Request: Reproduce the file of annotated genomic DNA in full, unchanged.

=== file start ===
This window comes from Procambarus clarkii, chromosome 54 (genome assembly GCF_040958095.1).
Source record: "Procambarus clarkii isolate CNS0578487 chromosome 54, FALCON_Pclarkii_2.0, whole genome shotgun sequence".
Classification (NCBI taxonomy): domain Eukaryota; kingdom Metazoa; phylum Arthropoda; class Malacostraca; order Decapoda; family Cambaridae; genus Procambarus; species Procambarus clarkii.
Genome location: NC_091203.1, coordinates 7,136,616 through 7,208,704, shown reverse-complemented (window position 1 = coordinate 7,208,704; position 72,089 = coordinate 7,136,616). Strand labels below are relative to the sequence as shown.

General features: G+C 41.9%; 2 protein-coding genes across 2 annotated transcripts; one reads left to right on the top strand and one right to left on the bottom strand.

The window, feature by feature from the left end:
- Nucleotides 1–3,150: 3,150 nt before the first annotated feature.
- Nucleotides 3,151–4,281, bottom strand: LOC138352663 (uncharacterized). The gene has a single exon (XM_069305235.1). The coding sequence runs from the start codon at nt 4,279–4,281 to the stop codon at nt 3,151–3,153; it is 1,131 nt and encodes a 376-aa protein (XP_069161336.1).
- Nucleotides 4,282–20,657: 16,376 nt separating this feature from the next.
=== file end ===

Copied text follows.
This window comes from Procambarus clarkii, chromosome 54 (genome assembly GCF_040958095.1).
Source record: "Procambarus clarkii isolate CNS0578487 chromosome 54, FALCON_Pclarkii_2.0, whole genome shotgun sequence".
Classification (NCBI taxonomy): domain Eukaryota; kingdom Metazoa; phylum Arthropoda; class Malacostraca; order Decapoda; family Cambaridae; genus Procambarus; species Procambarus clarkii.
Genome location: NC_091203.1, coordinates 7,136,616 through 7,208,704, shown reverse-complemented (window position 1 = coordinate 7,208,704; position 72,089 = coordinate 7,136,616). Strand labels below are relative to the sequence as shown.

General features: G+C 41.9%; 2 protein-coding genes across 2 annotated transcripts; one reads left to right on the top strand and one right to left on the bottom strand.

The window, feature by feature from the left end:
- Nucleotides 1–3,150: 3,150 nt before the first annotated feature.
- Nucleotides 3,151–4,281, bottom strand: LOC138352663 (uncharacterized). The gene has a single exon (XM_069305235.1). The coding sequence runs from the start codon at nt 4,279–4,281 to the stop codon at nt 3,151–3,153; it is 1,131 nt and encodes a 376-aa protein (XP_069161336.1).
- Nucleotides 4,282–20,657: 16,376 nt separating this feature from the next.